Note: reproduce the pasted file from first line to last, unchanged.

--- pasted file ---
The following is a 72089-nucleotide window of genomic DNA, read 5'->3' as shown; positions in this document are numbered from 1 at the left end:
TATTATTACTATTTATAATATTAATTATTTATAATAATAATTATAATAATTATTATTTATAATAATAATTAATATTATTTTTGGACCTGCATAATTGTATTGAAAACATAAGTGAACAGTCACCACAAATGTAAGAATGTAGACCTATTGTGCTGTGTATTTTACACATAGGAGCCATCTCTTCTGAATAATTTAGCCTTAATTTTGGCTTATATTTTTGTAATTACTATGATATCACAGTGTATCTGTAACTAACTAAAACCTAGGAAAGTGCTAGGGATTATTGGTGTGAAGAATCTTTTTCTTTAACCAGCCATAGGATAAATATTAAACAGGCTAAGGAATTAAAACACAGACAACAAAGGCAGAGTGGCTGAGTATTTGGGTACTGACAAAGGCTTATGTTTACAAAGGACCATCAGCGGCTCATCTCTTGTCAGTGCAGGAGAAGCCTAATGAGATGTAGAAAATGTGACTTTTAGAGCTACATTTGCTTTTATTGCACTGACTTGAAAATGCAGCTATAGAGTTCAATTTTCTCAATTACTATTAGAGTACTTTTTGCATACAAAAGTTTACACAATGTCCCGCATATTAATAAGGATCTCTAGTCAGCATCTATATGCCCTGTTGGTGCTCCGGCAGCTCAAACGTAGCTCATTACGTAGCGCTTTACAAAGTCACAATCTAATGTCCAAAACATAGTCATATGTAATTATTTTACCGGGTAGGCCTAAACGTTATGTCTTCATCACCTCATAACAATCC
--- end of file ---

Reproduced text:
The following is a 72089-nucleotide window of genomic DNA, read 5'->3' as shown; positions in this document are numbered from 1 at the left end:
TATTATTACTATTTATAATATTAATTATTTATAATAATAATTATAATAATTATTATTTATAATAATAATTAATATTATTTTTGGACCTGCATAATTGTATTGAAAACATAAGTGAACAGTCACCACAAATGTAAGAATGTAGACCTATTGTGCTGTGTATTTTACACATAGGAGCCATCTCTTCTGAATAATTTAGCCTTAATTTTGGCTTATATTTTTGTAATTACTATGATATCACAGTGTATCTGTAACTAACTAAAACCTAGGAAAGTGCTAGGGATTATTGGTGTGAAGAATCTTTTTCTTTAACCAGCCATAGGATAAATATTAAACAGGCTAAGGAATTAAAACACAGACAACAAAGGCAGAGTGGCTGAGTATTTGGGTACTGACAAAGGCTTATGTTTACAAAGGACCATCAGCGGCTCATCTCTTGTCAGTGCAGGAGAAGCCTAATGAGATGTAGAAAATGTGACTTTTAGAGCTACATTTGCTTTTATTGCACTGACTTGAAAATGCAGCTATAGAGTTCAATTTTCTCAATTACTATTAGAGTACTTTTTGCATACAAAAGTTTACACAATGTCCCGCATATTAATAAGGATCTCTAGTCAGCATCTATATGCCCTGTTGGTGCTCCGGCAGCTCAAACGTAGCTCATTACGTAGCGCTTTACAAAGTCACAATCTAATGTCCAAAACATAGTCATATGTAATTATTTTACCGGGTAGGCCTAAACGTTATGTCTTCATCACCTCATAACAATCC